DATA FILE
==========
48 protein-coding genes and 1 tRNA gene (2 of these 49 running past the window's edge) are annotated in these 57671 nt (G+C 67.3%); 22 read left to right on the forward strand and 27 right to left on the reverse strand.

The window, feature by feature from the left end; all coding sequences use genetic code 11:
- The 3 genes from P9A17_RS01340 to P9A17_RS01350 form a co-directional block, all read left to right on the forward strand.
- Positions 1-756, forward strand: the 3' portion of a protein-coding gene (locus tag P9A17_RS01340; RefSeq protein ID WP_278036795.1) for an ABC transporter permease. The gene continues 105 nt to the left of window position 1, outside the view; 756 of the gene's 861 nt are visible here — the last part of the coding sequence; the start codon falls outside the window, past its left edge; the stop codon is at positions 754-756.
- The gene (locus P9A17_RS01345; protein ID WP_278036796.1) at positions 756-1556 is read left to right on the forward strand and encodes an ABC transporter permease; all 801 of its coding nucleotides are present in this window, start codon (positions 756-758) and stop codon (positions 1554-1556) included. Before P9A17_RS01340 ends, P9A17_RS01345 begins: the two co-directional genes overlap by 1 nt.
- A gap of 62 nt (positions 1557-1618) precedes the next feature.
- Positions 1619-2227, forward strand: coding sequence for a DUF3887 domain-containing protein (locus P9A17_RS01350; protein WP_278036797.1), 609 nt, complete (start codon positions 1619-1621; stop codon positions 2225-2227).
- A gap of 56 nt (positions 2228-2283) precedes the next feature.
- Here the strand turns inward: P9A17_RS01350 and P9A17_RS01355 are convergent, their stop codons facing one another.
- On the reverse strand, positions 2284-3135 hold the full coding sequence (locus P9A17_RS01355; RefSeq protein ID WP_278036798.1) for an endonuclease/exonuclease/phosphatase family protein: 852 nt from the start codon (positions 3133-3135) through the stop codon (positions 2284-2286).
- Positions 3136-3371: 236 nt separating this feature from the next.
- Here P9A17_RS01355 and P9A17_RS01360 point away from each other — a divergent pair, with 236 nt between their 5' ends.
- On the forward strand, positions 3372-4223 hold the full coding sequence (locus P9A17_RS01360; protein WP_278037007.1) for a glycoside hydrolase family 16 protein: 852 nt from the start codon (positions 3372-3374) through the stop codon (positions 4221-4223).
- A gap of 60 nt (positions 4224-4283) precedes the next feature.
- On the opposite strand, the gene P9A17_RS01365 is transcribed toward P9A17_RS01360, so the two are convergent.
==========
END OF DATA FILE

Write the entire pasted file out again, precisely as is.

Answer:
48 protein-coding genes and 1 tRNA gene (2 of these 49 running past the window's edge) are annotated in these 57671 nt (G+C 67.3%); 22 read left to right on the forward strand and 27 right to left on the reverse strand.

The window, feature by feature from the left end; all coding sequences use genetic code 11:
- The 3 genes from P9A17_RS01340 to P9A17_RS01350 form a co-directional block, all read left to right on the forward strand.
- Positions 1-756, forward strand: the 3' portion of a protein-coding gene (locus tag P9A17_RS01340; RefSeq protein ID WP_278036795.1) for an ABC transporter permease. The gene continues 105 nt to the left of window position 1, outside the view; 756 of the gene's 861 nt are visible here — the last part of the coding sequence; the start codon falls outside the window, past its left edge; the stop codon is at positions 754-756.
- The gene (locus P9A17_RS01345; protein ID WP_278036796.1) at positions 756-1556 is read left to right on the forward strand and encodes an ABC transporter permease; all 801 of its coding nucleotides are present in this window, start codon (positions 756-758) and stop codon (positions 1554-1556) included. Before P9A17_RS01340 ends, P9A17_RS01345 begins: the two co-directional genes overlap by 1 nt.
- A gap of 62 nt (positions 1557-1618) precedes the next feature.
- Positions 1619-2227, forward strand: coding sequence for a DUF3887 domain-containing protein (locus P9A17_RS01350; protein WP_278036797.1), 609 nt, complete (start codon positions 1619-1621; stop codon positions 2225-2227).
- A gap of 56 nt (positions 2228-2283) precedes the next feature.
- Here the strand turns inward: P9A17_RS01350 and P9A17_RS01355 are convergent, their stop codons facing one another.
- On the reverse strand, positions 2284-3135 hold the full coding sequence (locus P9A17_RS01355; RefSeq protein ID WP_278036798.1) for an endonuclease/exonuclease/phosphatase family protein: 852 nt from the start codon (positions 3133-3135) through the stop codon (positions 2284-2286).
- Positions 3136-3371: 236 nt separating this feature from the next.
- Here P9A17_RS01355 and P9A17_RS01360 point away from each other — a divergent pair, with 236 nt between their 5' ends.
- On the forward strand, positions 3372-4223 hold the full coding sequence (locus P9A17_RS01360; protein WP_278037007.1) for a glycoside hydrolase family 16 protein: 852 nt from the start codon (positions 3372-3374) through the stop codon (positions 4221-4223).
- A gap of 60 nt (positions 4224-4283) precedes the next feature.
- On the opposite strand, the gene P9A17_RS01365 is transcribed toward P9A17_RS01360, so the two are convergent.